by Tim Gilmore, 7/21/2012
The turret stretches three stories tall. Its roundness defies that need to square corners, to define neatly, to categorize. The oldness of its roundness testifies to an old urge that could have been voluptuous if it weren’t mystical. The roundness of this tower is the defiance of neat corners, defiance in which the Spiritualists conducted their séances. And when the séances grew tiring, they connected to still older urges, basic and beautiful.
And if, as Francis Bacon wrote, “There is no excellent beauty, that hath not some strangeness in the proportion,” there also obtains no true beauty that has not some element of sadness. Beauty, not prettiness, cuteness, formal mannerism, sexiness, nor glibness, is hard to take. Beauty defines itself against the ordinary by showing what always exists, but is rarely attainable or rarely sufferable. Beauty, being rare, contains in itself all the missing of and longing for itself. Beauty, being existential, shows us how small our life is against it and how we shall not only not possess it, but we shall have to witness it and leave it behind.
Between 1903 and 1913, someone redesigned the veranda, giving it corners, squaring its columns, setting it thematically and aesthetically against the corner turret. Earlier Sanborn maps show its original curve that matched the tower. The Victorians, so afraid of the human body and any sign of its skin or its curve, nevertheless built their houses with everything they abjured about the human body. The Victorians built their houses with curves and ornamentation and dramatic effect. They topped this tower with fishscale tiles, and wrapped and curved this porch around the house, and decorated it with gingerbread carpentry.
When, then, in the early 19-teens, someone remodeled the porch with right angles and squares and columns of 90-degree angles, its original Victorian architecture became more Victorian in its sexuality.
It did not matter. Squared corners could not diminish the zaftig corpus of the house to its mere bones, but the house remained full of the many lives of its multiple life. The house remained all of the above.
She said she had thought she had seen beauty, but when she finally saw it, it broke her heart irrecoverably.
He said he had thought he’d seen beauty, but when he finally saw it, he understood loss, understood why the castrati were the most hauntingly lovely singers.
Across the wood floors they walk their bodies across the wood floors they place their lives between the Victorian walls they eat and love and learn beneath the steeple atop the cone atop the tower and the eaves of the attic and its windows that look out over Hubbard and Second Streets at the city’s highest classes a century before its lowest classes and then the artists and academics and outsiders and gay urban pioneers and neo-romantics in 1990 and 2000 and 2010.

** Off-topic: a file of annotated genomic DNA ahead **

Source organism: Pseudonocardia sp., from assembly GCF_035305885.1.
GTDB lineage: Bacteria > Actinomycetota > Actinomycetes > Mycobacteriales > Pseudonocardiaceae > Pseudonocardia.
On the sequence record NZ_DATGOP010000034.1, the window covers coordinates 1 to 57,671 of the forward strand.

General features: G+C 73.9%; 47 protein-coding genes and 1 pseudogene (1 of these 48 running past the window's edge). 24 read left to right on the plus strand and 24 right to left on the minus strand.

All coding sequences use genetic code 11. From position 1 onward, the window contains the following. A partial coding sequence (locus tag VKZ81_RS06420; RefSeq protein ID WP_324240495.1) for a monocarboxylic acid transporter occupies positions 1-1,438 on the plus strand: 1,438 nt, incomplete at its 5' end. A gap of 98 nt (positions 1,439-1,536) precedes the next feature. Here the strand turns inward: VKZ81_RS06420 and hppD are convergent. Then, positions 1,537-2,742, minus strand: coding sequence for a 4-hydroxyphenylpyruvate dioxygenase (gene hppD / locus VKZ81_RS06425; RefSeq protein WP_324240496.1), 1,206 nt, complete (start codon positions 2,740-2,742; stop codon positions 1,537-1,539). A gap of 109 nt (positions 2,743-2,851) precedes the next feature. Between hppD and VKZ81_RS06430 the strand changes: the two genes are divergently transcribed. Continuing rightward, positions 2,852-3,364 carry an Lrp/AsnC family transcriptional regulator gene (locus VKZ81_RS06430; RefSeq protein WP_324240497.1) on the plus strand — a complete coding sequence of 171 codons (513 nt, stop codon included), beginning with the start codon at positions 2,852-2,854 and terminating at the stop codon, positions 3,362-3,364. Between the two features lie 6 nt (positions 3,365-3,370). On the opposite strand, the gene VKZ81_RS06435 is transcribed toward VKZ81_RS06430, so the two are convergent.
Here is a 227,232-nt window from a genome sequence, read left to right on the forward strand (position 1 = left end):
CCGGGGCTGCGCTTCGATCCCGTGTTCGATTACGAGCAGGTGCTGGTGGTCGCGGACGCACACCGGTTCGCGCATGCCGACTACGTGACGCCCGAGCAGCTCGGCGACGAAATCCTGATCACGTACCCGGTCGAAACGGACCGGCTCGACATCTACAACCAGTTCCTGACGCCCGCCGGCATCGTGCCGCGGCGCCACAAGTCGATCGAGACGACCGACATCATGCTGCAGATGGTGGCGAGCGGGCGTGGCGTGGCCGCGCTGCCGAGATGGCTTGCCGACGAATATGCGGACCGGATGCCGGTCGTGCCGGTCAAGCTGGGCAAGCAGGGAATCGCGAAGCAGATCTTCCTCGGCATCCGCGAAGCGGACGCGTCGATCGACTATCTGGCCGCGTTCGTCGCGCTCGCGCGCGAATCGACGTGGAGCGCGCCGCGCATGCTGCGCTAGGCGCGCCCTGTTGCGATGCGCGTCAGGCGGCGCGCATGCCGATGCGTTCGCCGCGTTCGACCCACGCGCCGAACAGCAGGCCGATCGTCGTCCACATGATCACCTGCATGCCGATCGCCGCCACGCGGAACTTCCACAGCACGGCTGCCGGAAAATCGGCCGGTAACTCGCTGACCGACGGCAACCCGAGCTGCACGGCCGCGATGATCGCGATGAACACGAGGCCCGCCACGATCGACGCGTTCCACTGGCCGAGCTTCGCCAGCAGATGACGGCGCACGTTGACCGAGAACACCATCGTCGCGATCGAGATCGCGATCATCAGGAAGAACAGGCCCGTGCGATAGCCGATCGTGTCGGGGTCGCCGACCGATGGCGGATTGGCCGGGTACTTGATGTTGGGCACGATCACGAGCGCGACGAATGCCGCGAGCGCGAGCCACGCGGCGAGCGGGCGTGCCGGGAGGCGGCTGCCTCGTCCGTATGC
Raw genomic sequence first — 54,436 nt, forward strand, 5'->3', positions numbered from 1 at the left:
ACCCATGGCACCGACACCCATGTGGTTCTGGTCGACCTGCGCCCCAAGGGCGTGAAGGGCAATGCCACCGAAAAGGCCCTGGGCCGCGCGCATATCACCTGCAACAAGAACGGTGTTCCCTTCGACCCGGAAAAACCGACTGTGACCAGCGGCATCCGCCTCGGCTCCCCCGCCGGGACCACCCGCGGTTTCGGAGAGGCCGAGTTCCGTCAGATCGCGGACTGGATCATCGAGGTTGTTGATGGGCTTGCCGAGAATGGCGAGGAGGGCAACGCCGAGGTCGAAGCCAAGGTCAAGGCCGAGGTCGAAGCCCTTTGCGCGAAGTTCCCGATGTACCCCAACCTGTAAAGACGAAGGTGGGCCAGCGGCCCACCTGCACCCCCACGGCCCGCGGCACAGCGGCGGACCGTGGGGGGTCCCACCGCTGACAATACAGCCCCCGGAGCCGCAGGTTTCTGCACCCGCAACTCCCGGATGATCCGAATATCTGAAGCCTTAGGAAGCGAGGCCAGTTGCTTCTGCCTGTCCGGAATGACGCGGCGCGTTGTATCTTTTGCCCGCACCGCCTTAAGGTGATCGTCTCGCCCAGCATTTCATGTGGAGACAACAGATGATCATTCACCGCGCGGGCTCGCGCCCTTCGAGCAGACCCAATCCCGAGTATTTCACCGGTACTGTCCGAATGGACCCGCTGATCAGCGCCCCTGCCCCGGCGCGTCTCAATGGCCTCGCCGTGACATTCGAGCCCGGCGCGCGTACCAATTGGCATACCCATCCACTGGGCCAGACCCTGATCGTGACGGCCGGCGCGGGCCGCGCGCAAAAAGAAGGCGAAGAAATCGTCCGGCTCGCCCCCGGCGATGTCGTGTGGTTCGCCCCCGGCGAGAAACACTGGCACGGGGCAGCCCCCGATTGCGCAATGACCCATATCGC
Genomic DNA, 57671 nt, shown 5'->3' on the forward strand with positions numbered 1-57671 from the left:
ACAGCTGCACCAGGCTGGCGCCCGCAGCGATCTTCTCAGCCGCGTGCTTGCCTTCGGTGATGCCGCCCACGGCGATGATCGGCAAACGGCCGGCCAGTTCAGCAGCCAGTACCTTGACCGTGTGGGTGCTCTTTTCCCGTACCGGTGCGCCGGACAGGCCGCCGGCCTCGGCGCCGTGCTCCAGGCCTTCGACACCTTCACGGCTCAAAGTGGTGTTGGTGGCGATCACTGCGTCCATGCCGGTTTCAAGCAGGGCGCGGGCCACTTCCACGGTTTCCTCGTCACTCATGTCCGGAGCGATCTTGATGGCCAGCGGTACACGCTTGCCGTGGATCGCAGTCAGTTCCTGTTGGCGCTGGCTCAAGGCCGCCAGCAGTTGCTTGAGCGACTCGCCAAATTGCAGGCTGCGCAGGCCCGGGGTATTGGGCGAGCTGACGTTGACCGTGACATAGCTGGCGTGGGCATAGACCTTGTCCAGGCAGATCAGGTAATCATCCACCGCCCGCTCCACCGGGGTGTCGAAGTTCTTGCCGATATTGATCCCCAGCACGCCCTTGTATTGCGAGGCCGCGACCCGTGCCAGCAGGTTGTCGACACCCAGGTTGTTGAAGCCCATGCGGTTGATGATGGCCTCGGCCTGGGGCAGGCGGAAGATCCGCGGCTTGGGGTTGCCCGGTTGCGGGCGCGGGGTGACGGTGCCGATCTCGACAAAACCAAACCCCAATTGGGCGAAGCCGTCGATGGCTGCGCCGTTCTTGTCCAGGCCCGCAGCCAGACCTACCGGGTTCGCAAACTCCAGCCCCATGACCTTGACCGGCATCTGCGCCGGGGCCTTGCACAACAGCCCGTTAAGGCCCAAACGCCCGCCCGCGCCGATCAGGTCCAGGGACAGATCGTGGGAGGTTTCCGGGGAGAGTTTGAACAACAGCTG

Understood that beauty, by definition, could not be contained, certainly not be maintained, not even attained, only witnessed. Even if you could create it, creating beauty was only a witnessing of a beauty that had come into your purview. Beauty could not belong to you. Beauty could not be yours. Beauty could only come through you, and when beauty came through you, it did not leave you whole, and a person with beauty inside him hurt everyone who looked on him. Beauty dictated what you did with it. You could not create it, but it could well up within your heart and your mind and your eye and shape the thing you were doing, and you could hope that thing you were doing would be a beautiful thing, and if so, it would leave you misshapen, disfigured, a wrecked shadow of the wonderful thing that had moved through you. That wonderful thing would be all that mattered. You could point to it as the truer you; you could say that if anyone wanted to know you, they should know that thing you created, or that beautiful thing that had moved through you, that they could well ignore the you that beautiful thing had left behind.
Then the owls alit in tall trees ahead of the storm, and came a beauty with no momentary sacrifice—this beautiful woman, these beautiful daughters. The 12 year-old held the nine year-old on her lap and they said the wind in the trees and the calls of the owls made them kind of cold and kind of scared, but they agreed to the beauty of this particular night. And this beautiful woman, come across the continent, come across the culture, that black hair and that smile on her face while looking up into the night. They all acknowledged the night belonged to the owls, not to the history, not to the architecture, and not to the storm. Tonight was beauty in fullness entirely, no sacrifice, and the stupidity of martyrdom came through the trees and asked that inhabitants of the houses live their lives, asked that the living, yet with their lives, get to live them, and they lived their lives.
They lived their lives in a house whose future residents would wonder at the lives previously lived in their own house while they lived their lives, thinking, “Of such is a city,” and thinking, “Of such a city is this very house.”
Oh you were beautiful when you were beautiful, you are beautiful.